In contrast, the main strengths of prospective gating are the reduced exposure of the sample to laser light (in the case of fluorescence imaging modalities) and the ability to perform synchronized intervention, as well as techniques such as adaptive optics that require a near-real-time response to the acquired image data. Because electrical signals are generated in real time to trigger image acquisition, no superfluous images are acquired, thus minimizing photobleaching and phototoxic effects in the sample.

The use of optical gating in beating-heart imaging has already enabled the discovery of significant biological findings about the development of the heart, such as work by Forouhar et al. (2006), who used 4D images of the embryonic zebrafish heart and blood cells to obtain evidence that the embryonic heart functions as a dynamic suction pump as opposed to a peristaltic pump, and (Liebling et al., 2006a) who used similar video sequences to investigate the transition of the heart's function from a suction pump to unidirectional flow mediated by a functioning atrioventricular valve. Garita et al. (2011) used 4D images of the embryonic quail heart to study the interactions between the endocardial and myocardial compartments over the course of the heartbeat. Gu et al. (2012) used 4D imaging in the course of their studies into the effects of hypoxic stress on the function and development of the quail heart, while (Staudt et al., 2014) used 3D time-lapse imaging over the course of around 12 h to study the processes involved in the formation of trabeculae within the ventricle of the zebrafish heart. In particular, they used optical gating to “freeze” the periodic motion of the heartbeat in order to be able to clearly see the slower-timescale motion of cell growth and migration within the tissue. Lin et al. (2014) have also shown the potential uses for 3D imaging in the context of drug screening. Finally, Goetz et al. (2014) used 4D imaging in support of their investigation into the role that endothelial cilia play in the sensing of shear forces in the developing cardiovascular system.

Optical gating allows 3D images and 3D + time (4D) movies to be obtained of the heart as it beats, free from motion artifacts, as well as offering the possibility of synchronized intervention. With optical gating now demonstrated in a range of different modalities and model animals, non-invasive high temporal and spatial resolution imaging is possible for the first time in living, moving cardiac tissue. This has opened up an as-yet-uncharted landscape of novel developmental and functional studies in the normally-beating heart, studying myocytes free from any external perturbation.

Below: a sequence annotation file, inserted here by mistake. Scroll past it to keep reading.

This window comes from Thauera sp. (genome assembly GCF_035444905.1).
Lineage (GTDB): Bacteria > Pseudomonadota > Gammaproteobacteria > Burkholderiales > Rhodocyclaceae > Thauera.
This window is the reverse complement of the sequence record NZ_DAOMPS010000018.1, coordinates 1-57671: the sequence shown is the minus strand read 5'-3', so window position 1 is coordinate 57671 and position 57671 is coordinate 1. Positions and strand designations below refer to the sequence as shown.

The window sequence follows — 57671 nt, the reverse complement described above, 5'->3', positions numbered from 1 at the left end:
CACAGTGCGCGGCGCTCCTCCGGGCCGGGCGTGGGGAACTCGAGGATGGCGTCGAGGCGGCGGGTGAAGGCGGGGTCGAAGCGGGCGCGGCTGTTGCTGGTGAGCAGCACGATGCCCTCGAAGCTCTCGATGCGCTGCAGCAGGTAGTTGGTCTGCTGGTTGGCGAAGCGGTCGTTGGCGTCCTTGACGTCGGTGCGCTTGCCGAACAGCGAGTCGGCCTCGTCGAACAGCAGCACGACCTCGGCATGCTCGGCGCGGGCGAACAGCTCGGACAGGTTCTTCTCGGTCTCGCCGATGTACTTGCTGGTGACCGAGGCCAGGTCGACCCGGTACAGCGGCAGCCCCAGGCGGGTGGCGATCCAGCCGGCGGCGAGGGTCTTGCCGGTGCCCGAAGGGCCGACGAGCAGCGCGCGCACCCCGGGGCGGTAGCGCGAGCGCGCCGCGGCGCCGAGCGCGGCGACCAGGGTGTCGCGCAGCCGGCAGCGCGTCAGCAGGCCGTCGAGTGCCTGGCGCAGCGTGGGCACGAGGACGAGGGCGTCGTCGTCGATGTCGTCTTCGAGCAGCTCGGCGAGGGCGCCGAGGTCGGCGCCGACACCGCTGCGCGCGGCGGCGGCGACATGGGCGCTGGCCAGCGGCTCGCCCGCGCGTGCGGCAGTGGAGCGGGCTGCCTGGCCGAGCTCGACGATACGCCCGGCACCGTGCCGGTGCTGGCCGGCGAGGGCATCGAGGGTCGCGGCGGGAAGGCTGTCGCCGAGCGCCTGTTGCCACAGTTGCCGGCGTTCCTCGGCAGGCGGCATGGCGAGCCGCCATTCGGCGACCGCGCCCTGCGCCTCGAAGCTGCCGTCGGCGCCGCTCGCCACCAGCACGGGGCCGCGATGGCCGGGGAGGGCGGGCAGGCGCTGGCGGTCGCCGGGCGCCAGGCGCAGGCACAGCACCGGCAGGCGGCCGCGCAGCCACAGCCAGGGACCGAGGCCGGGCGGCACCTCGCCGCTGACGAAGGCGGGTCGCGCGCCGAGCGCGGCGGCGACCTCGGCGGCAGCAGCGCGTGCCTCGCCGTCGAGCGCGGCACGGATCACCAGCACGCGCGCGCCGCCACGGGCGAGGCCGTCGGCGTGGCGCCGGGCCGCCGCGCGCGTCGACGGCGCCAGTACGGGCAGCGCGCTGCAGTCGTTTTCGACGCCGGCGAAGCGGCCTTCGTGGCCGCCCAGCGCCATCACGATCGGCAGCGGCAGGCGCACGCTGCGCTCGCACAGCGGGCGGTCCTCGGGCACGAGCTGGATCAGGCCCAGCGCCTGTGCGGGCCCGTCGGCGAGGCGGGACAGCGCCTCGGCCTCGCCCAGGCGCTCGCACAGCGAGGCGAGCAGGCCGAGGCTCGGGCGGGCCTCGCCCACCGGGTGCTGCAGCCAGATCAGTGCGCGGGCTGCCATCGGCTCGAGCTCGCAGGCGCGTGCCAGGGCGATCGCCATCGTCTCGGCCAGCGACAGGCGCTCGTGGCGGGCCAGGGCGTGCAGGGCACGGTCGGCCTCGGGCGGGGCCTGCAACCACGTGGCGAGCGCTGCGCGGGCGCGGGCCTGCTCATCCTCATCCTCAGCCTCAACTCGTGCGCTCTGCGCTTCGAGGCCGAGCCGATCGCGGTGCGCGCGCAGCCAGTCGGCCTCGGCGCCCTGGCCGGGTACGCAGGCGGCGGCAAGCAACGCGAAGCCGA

Conflict of Interest Statement

The author declares that the research was conducted in the absence of any commercial or financial relationships that could be construed as a potential conflict of interest.

Acknowledgments

Jonathan M. Taylor is grateful to Andy Harvey and John Girkin for helpful advice on drafts of this manuscript, and would like to thank a number of the people responsible for the research reviewed here for helpful discussions about their experiments and techniques. He acknowledges past or present support on this topic from: the Engineering and Physical Sciences Research Council (grant ref EP/I010173/1); the British Heart Foundation; Glasgow, Edinburgh and Durham Universities.

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Keywords: optical gating, heart imaging, cardiac imaging, heart synchronization, motion compensation, 3D imaging

Citation: Taylor JM (2014) Optically gated beating-heart imaging. Front. Physiol. 5:481. doi: 10.3389/fphys.2014.00481

Received: 01 August 2014; Paper pending published: 02 September 2014;
Accepted: 24 November 2014; Published online: 11 December 2014.

Edited by:

Gil Bub, University of Oxford, UK

Reviewed by:

Sandeep Pandit, University of Michigan, Ann Arbor, USA
Tzung Hsiai, University of Southern California, USA

Copyright © 2014 Taylor. This is an open-access article distributed under the terms of the Creative Commons Attribution License (CC BY). The use, distribution or reproduction in other forums is permitted, provided the original author(s) or licensor are credited and that the original publication in this journal is cited, in accordance with accepted academic practice. No use, distribution or reproduction is permitted which does not comply with these terms.

*Correspondence: Jonathan M. Taylor, School of Physics and Astronomy, University of Glasgow, Glasgow, UK e-mail: jonathan.taylor@glasgow.ac.uk